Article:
Ben, you’ve traveled the world as a member of Mumford & Sons, and you’ve now worked on several venues. From a musician’s perspective, what makes a good venue great? 

Lovett: We’ve got kind of big ideas, but I think that they’re actually the ideas that should be setting a new standard for anyone who wants to go build a venue. We’ve got various road warriors and production experts who are giving their opinion about the exact sequencing that you would want from the moment you arrive as an artist to when you step off the tour bus and walk up to your dressing room. I’ve done that a thousand times in my career, and sometimes it’s just unbelievably complicated—the classic Spinal Tap moment where you can’t even find your way to the stage. It’s just the little things, the little touches. Catering, for a lot of venues, there’s just a box of takeout, or strip lighting and some hot plates. Why don’t we build like a mini-restaurant on the top floor with views that span over the city? Why not have the [dressing] room, where you’re going to spend anywhere from eight to sixteen hours on a show day, be somewhere that’s actually truly comfortable and inspiring and gives you a positive memory of visiting that venue?

Murphy: When you’re rolling into a new town, your experience from the moment you pull in to the moment you leave is directly going to affect the nuances of how you engage with the fans. You can really tell when a band’s had a great day because they end up talking about it on stage, too. That’s such a great thing to watch the artists go out and say, “Wow, we love Huntsville. What an amazing place.”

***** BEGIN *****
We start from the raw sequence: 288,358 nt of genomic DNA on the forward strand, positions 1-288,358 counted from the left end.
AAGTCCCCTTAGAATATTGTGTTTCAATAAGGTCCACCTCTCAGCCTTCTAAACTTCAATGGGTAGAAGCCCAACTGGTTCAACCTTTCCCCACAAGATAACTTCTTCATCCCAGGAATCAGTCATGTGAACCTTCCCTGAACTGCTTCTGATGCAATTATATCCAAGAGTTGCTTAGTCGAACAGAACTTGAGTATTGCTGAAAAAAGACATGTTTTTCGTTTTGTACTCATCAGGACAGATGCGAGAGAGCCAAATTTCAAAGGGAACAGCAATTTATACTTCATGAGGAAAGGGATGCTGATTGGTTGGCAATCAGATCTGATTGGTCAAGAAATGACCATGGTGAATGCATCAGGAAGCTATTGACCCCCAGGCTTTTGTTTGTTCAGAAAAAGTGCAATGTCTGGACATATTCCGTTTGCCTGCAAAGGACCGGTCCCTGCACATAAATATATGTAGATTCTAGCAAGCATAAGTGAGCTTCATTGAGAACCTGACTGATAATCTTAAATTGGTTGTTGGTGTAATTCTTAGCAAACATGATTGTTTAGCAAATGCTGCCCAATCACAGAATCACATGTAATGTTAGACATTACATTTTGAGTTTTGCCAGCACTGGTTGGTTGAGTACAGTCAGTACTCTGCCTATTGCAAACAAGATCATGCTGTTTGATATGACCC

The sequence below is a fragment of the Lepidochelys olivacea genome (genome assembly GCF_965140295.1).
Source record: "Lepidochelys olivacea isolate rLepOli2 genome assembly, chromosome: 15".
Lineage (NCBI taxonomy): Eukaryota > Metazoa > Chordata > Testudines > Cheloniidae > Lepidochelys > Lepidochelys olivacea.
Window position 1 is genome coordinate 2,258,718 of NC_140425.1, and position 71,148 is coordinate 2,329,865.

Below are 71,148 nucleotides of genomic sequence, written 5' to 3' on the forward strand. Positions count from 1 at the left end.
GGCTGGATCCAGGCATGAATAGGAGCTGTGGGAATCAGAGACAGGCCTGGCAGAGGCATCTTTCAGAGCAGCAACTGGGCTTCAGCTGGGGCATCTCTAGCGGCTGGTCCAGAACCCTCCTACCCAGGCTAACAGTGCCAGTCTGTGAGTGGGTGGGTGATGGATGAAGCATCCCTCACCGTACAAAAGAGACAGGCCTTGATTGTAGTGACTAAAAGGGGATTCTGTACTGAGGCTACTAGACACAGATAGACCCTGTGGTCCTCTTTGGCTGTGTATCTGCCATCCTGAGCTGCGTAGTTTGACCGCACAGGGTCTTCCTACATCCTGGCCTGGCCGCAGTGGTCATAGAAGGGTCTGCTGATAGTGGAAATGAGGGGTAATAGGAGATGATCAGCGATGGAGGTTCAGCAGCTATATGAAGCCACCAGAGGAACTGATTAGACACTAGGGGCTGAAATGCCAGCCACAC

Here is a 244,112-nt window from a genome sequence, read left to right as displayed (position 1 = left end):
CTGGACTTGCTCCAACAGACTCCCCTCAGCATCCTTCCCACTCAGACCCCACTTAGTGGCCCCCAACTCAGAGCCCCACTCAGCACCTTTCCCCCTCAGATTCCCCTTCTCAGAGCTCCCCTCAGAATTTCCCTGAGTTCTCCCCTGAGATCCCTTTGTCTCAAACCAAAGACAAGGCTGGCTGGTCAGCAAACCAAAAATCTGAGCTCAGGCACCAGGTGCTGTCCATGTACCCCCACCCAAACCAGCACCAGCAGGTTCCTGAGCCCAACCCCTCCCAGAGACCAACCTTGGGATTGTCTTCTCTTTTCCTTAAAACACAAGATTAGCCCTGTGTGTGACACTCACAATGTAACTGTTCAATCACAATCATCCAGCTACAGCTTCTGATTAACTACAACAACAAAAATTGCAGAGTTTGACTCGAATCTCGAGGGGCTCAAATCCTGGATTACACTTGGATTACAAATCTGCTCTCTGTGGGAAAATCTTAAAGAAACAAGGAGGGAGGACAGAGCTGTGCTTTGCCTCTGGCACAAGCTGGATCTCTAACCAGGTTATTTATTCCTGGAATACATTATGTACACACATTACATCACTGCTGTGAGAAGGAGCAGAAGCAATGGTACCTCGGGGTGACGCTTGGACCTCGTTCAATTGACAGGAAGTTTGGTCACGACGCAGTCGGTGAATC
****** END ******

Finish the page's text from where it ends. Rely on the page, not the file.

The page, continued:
What makes Huntsville such an amazing place to each of you? 

Lovett: It goes beyond the NASA headlines and the FBI headlines. There are a lot of great jobs in Huntsville, but people aren’t talking about the arts scene, which is very strong. My first slap-across-the-face revelation when visiting Huntsville was that if you’re into the arts, there’s a place called Lowe Mill Arts and Entertainment. It’s the largest privately owned arts facility in the Southern U.S. I’ve lived in America. I’ve traveled all fifty states. Having this huge facility where you have hundreds of artists working alongside each other in their own studios…it’s really a sight to behold.

Murphy: I’ve always loved the idea that when artists come to play, they know to take the day off before or after because they’ve heard, “You have to go see the waterfalls” or “You have to go to space camp” or “Judy Hood is going to come over and give you a whole behind-the-scenes Swampers tour at Muscle Shoals Sound Studios.” There’s currently work being done to put a 160-mile trail together—a continuous bike trail that spans from Muscle Shoals all the way to Scottsboro, following the Tennessee River, called the Singing River Trail. You also have the rocket programs, and then you have the music and the arts. And yet none of these things have been sewn together in a tapestry that shows Huntsville in the way it deserves to be shown. We get to strike out of the gate by creating a facility that can incorporate those things.